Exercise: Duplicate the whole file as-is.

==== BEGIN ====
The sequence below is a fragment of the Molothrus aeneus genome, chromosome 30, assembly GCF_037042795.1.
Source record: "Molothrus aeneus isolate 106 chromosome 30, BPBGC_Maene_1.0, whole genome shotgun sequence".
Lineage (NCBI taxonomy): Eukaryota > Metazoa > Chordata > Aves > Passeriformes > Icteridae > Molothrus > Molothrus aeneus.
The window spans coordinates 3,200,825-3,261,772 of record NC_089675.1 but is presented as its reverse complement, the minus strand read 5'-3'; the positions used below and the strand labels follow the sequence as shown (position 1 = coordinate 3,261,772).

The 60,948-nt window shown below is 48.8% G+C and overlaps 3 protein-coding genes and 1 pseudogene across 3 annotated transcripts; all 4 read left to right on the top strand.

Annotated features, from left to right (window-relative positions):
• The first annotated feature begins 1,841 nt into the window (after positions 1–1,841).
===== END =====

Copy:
The sequence below is a fragment of the Molothrus aeneus genome, chromosome 30, assembly GCF_037042795.1.
Source record: "Molothrus aeneus isolate 106 chromosome 30, BPBGC_Maene_1.0, whole genome shotgun sequence".
Lineage (NCBI taxonomy): Eukaryota > Metazoa > Chordata > Aves > Passeriformes > Icteridae > Molothrus > Molothrus aeneus.
The window spans coordinates 3,200,825-3,261,772 of record NC_089675.1 but is presented as its reverse complement, the minus strand read 5'-3'; the positions used below and the strand labels follow the sequence as shown (position 1 = coordinate 3,261,772).

The 60,948-nt window shown below is 48.8% G+C and overlaps 3 protein-coding genes and 1 pseudogene across 3 annotated transcripts; all 4 read left to right on the top strand.

Annotated features, from left to right (window-relative positions):
• The first annotated feature begins 1,841 nt into the window (after positions 1–1,841).